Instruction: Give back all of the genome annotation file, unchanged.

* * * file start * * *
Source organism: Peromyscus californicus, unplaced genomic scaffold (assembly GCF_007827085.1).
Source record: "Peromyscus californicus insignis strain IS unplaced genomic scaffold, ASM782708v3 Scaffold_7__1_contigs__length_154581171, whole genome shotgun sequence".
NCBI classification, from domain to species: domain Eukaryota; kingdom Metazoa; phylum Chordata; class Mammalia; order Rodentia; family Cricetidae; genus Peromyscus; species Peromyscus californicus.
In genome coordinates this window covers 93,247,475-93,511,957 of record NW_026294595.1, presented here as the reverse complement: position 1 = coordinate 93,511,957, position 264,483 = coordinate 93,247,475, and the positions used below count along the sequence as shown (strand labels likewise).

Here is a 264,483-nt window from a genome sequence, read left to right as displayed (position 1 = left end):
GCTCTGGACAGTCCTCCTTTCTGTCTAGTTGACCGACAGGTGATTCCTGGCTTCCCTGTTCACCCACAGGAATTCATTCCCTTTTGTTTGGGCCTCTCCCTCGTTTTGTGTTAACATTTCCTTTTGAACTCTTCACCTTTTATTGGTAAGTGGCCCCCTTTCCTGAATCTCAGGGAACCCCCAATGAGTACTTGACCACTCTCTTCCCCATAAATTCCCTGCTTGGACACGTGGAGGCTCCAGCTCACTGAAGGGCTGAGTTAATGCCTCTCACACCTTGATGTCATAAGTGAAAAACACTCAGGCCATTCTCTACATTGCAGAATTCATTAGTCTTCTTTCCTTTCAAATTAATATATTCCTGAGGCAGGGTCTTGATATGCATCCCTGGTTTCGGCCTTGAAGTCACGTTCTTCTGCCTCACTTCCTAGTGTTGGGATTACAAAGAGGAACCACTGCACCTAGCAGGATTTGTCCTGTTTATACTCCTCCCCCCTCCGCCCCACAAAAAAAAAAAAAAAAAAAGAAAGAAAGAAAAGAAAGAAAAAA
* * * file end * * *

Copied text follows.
Source organism: Peromyscus californicus, unplaced genomic scaffold (assembly GCF_007827085.1).
Source record: "Peromyscus californicus insignis strain IS unplaced genomic scaffold, ASM782708v3 Scaffold_7__1_contigs__length_154581171, whole genome shotgun sequence".
NCBI classification, from domain to species: domain Eukaryota; kingdom Metazoa; phylum Chordata; class Mammalia; order Rodentia; family Cricetidae; genus Peromyscus; species Peromyscus californicus.
In genome coordinates this window covers 93,247,475-93,511,957 of record NW_026294595.1, presented here as the reverse complement: position 1 = coordinate 93,511,957, position 264,483 = coordinate 93,247,475, and the positions used below count along the sequence as shown (strand labels likewise).

Here is a 264,483-nt window from a genome sequence, read left to right as displayed (position 1 = left end):
GCTCTGGACAGTCCTCCTTTCTGTCTAGTTGACCGACAGGTGATTCCTGGCTTCCCTGTTCACCCACAGGAATTCATTCCCTTTTGTTTGGGCCTCTCCCTCGTTTTGTGTTAACATTTCCTTTTGAACTCTTCACCTTTTATTGGTAAGTGGCCCCCTTTCCTGAATCTCAGGGAACCCCCAATGAGTACTTGACCACTCTCTTCCCCATAAATTCCCTGCTTGGACACGTGGAGGCTCCAGCTCACTGAAGGGCTGAGTTAATGCCTCTCACACCTTGATGTCATAAGTGAAAAACACTCAGGCCATTCTCTACATTGCAGAATTCATTAGTCTTCTTTCCTTTCAAATTAATATATTCCTGAGGCAGGGTCTTGATATGCATCCCTGGTTTCGGCCTTGAAGTCACGTTCTTCTGCCTCACTTCCTAGTGTTGGGATTACAAAGAGGAACCACTGCACCTAGCAGGATTTGTCCTGTTTATACTCCTCCCCCCTCCGCCCCACAAAAAAAAAAAAAAAAAAAGAAAGAAAGAAAAGAAAGAAAAAA